In Malaga, the team rallied around its announced champion, Yannick Sinner, as is customary for all teams; fresh from the ATP Finals where he had only lost in the final to Djokovic, he shouldered Italy in both the quarterfinals against the Netherlands and the semifinals against Serbia. In both instances, he carried the weight of securing two points, given the defeats of Arnaldi and Musetti in the opening singles matches, and he did so in both singles (legendary was the “revenge” against Djokovic after saving three consecutive match points) and in doubles, alongside a true Davis Cup man, Sonego, who also deserves credit for saving us in the qualification round against Chile, when Sinner wasn’t there. The final was paradoxically the easiest step for Sinner, who, thanks to Arnaldi’s hard-fought win in the opening match, could play freely against DeMinaur, a player he has always dominated, winning without the slightest difficulty. Thank you guys, for a truly unforgettable day.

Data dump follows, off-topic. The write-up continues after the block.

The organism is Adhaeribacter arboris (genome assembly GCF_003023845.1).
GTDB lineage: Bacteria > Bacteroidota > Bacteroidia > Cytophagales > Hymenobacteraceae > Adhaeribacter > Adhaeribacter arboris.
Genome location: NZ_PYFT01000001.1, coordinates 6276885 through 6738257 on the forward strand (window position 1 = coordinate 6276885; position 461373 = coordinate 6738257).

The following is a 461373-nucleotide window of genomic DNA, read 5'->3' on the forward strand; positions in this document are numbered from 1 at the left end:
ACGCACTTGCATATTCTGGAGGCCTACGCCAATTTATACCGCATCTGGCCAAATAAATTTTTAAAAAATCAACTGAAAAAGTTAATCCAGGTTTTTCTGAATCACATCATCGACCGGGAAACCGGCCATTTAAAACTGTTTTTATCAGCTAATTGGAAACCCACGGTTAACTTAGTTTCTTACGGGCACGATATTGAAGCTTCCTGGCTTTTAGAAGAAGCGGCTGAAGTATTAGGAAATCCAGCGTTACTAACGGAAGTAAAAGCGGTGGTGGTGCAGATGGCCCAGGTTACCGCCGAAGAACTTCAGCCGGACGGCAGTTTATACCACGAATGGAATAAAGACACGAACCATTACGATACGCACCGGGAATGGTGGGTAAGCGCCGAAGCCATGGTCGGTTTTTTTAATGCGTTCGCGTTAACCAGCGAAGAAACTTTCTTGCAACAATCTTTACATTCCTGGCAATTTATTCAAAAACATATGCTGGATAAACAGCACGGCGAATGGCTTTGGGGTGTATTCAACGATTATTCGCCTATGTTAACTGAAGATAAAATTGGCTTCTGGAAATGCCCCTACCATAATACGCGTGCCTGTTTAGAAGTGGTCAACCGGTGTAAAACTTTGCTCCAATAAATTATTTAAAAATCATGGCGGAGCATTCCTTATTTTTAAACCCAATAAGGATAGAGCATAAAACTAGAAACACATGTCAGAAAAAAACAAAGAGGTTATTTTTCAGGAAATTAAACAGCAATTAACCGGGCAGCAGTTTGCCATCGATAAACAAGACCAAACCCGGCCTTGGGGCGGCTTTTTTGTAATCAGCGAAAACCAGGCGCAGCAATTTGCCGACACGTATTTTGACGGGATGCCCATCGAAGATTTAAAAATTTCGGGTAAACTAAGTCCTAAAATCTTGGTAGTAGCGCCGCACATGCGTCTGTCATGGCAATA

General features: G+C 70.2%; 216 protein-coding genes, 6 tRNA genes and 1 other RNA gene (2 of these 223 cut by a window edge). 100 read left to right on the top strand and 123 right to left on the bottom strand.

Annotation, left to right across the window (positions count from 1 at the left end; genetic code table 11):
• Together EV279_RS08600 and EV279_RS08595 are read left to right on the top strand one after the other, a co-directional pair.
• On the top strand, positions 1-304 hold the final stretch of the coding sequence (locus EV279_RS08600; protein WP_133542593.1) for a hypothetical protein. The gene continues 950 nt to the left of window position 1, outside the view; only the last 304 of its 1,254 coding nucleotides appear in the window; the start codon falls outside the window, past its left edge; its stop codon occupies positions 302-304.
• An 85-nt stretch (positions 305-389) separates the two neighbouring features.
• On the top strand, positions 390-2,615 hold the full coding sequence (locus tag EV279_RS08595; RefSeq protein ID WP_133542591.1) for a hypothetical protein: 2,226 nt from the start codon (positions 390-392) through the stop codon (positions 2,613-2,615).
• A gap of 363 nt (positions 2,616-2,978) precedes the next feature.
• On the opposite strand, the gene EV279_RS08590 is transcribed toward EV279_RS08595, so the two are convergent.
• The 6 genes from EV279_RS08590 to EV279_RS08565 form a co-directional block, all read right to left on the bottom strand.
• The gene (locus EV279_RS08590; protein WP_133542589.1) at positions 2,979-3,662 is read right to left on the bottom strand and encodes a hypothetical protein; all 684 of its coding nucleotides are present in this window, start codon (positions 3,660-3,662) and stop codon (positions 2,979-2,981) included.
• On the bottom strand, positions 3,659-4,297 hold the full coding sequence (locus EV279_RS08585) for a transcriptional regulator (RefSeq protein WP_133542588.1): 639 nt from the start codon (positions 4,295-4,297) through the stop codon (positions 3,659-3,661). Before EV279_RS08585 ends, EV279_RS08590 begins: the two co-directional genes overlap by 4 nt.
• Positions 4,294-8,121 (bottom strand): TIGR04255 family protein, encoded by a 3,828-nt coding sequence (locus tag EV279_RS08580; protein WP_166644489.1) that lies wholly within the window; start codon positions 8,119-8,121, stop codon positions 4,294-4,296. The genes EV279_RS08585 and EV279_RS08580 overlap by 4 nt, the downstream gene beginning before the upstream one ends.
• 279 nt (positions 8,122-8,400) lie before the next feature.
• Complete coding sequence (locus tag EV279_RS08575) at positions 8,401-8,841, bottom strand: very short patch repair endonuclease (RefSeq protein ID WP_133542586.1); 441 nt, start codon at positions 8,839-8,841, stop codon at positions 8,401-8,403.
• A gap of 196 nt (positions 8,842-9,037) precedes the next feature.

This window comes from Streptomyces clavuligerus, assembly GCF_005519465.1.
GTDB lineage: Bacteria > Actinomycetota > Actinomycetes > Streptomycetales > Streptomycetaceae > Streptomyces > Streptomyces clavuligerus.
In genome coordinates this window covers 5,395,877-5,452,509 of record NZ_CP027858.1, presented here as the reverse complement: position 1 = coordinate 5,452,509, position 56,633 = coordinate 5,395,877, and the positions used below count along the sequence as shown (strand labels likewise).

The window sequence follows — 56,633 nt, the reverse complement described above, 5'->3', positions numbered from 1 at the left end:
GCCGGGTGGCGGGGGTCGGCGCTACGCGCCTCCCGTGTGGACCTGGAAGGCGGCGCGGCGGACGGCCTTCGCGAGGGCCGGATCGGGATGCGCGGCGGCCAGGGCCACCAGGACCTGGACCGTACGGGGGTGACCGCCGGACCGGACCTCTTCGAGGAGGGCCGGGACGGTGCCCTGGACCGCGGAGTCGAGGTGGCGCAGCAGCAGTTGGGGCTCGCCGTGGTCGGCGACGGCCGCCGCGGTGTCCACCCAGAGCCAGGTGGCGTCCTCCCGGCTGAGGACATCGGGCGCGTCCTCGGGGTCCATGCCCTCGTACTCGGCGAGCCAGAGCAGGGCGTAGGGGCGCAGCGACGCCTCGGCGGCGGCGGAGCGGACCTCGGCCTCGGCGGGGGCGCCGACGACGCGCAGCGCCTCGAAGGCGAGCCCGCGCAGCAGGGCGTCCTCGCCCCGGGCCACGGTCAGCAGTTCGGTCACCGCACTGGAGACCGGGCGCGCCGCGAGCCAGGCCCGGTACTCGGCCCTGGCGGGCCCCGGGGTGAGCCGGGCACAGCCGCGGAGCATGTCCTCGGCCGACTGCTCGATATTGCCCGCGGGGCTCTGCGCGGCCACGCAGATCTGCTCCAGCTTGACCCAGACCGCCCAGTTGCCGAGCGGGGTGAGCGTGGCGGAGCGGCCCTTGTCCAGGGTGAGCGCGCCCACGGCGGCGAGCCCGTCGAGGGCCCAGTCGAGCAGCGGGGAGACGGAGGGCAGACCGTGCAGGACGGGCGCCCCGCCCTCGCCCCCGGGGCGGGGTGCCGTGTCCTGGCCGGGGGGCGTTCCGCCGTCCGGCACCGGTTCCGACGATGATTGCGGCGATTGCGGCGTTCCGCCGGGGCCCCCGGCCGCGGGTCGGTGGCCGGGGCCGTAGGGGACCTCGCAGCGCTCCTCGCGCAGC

(Gianluca Puzzo)

Remember Schumacher’s epic with Ferrari vividly, in the eyes of someone who, even as a teenager, was convinced of the unrepeatable nature of those achievements, and also the emotion of the 2006 World Cup just days after the high school graduation exam, like the most recent European Championship won after the pandemic, almost as a moral compensation for that dramatic period.
When I wrote the article about that memorable Italian summer two years ago, marked at the Olympics by triumphs more unique than rare, I thought I had reached the emotional pinnacle, sports-wise. Apparently, I hadn’t accounted for tennis, the sport that seems to be devised by the devil, as Adriano Panatta claimed, because just when you think you’re playing well, a slight relaxation can turn the game around, motivating the opponent and changing the momentum of shots and the confidence in legs, arms, but above all, in the mind. Today, the final of 1998, when, at the climax, Andrea Gaudenzi’s right shoulder cracked, is definitively shelved, today we all become part of the story to tell and who knows, still to write and pass on. In these lines, it would be out of place, as we often do at SportOne, to analyze the qualifications, scores, and everything else that led Italian tennis to this historic result; instead, it’s appropriate to pay tribute to the protagonists, capable throughout an entire weekend of keeping not only enthusiasts glued to the television but sports lovers in general, involving even the memories of parents and grandparents who have always passed on that one success from 1976.